In The Omnivores Dilemma, Pollan comes to the conclusion that "industrial organics" is a contradiction in terms. Why?
The term "industrial organics" is contradictory on two levels-- both in the literal meaning of the phrase and in its implications as an agricultural practice.
First, let's address the meaning of the phrase. Industrial refers to that which is entirely made and controlled by man. Typically, we use the word when we talk about machinery or mass-scale production of goods. In contrast, organic refers to that which is produced naturally, without human intervention. When we talk about organic food, specifically, we are referring to foods produced with as little intervention from humans as possible. "Organic" has come to refer to foods produced without pesticides, but as Pollan notes in his book, there is a lot of variety in the actual practice of organic agriculture.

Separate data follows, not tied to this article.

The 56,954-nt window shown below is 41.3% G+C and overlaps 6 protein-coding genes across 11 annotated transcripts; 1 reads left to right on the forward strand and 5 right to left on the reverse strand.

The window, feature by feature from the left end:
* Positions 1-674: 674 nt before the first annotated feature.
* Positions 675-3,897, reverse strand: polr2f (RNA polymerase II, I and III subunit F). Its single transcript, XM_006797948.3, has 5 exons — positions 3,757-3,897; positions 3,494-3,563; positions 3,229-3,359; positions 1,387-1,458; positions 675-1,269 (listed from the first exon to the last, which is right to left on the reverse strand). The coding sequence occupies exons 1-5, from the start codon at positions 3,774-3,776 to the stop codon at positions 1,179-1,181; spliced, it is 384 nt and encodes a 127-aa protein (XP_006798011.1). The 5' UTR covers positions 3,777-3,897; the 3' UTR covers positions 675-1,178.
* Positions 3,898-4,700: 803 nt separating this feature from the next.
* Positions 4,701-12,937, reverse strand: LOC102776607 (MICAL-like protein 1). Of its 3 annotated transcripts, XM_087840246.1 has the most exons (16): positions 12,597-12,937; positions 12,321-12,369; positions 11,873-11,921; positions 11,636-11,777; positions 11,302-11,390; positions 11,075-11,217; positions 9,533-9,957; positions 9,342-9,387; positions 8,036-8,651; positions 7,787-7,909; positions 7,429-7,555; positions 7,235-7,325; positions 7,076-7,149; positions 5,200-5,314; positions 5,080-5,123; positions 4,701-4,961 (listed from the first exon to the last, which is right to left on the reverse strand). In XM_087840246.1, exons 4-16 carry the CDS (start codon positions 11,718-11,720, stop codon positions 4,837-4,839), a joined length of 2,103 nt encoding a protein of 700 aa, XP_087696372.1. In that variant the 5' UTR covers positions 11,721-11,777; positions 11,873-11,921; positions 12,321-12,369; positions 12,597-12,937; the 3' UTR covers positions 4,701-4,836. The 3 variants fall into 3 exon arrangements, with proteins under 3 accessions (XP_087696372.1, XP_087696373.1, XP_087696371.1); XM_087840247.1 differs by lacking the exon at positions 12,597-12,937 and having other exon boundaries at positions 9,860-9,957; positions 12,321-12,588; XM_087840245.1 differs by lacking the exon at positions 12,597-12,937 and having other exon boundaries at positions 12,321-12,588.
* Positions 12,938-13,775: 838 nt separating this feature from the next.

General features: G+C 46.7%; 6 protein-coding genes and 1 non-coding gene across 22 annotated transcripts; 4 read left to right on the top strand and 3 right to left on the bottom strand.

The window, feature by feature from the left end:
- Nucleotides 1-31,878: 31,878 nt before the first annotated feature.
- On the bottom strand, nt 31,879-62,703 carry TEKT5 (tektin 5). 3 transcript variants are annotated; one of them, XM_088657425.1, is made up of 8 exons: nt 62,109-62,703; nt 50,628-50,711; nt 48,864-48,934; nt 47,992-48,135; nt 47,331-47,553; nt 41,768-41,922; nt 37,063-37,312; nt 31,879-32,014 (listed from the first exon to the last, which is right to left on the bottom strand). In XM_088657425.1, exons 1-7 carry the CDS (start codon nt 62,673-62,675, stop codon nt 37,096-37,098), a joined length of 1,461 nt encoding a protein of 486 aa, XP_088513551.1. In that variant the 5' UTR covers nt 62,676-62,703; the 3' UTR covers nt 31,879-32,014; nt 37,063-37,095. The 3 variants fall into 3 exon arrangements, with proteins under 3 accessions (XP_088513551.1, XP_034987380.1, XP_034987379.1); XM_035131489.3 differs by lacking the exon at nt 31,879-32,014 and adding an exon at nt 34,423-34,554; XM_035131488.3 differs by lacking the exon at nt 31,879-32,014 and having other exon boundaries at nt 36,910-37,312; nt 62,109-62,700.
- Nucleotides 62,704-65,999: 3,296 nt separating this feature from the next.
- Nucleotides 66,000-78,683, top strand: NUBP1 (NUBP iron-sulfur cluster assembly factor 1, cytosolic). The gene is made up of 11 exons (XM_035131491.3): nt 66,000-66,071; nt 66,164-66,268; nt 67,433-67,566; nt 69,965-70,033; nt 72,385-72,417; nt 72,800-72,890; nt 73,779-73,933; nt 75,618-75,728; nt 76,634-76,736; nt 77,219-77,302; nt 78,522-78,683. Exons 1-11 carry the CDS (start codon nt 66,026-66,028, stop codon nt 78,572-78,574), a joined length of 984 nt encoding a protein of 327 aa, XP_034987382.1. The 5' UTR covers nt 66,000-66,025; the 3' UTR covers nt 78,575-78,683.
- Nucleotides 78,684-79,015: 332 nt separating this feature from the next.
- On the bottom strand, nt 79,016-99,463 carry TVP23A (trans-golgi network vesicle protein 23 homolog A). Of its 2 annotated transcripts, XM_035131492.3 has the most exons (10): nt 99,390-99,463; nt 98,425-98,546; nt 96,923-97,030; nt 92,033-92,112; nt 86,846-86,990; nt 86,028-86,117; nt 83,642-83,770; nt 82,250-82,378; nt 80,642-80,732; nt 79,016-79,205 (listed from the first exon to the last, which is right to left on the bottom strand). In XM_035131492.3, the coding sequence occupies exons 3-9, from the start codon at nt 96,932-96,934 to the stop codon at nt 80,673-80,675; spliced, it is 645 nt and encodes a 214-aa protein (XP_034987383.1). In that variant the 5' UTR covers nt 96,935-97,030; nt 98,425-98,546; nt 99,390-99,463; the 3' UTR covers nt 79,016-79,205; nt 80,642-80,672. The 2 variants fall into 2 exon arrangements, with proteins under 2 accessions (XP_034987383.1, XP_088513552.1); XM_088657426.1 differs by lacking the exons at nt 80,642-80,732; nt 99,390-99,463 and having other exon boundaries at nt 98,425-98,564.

The phrase "industrial organics" is an oxymoron because industrial and organic agriculture are at odds with one another in terms of how much human intervention is involved in producing foods. We can certainly refer to the mass-scale production of pesticide-free fruits and vegetables as "industrial organic," but this is disingenuous to what organic agriculture is really about. The movement in favor of organic agriculture has grown in response to the drawbacks of industrial agriculture-- environmental degradation, pesticide toxicity, and reduced diversity, to name a few. To advocate for industrial organic agriculture may seem a better choice but is essentially swapping one evil for another.
As I mentioned above, industrial organic agriculture has some practical issues. Any two farmers could be adhering to very different practices in raising crops they call organic. Without standardization of what it means to raise organic produce, the premise of mass-scale production isn't really feasible. Even with standards of organic agriculture in place, the degree of human intervention necessary to raise produce on a massive scale creates a system that is inherently industrialized. This brings us back to the original issue-- organic and industrial agriculture are two very different means of production.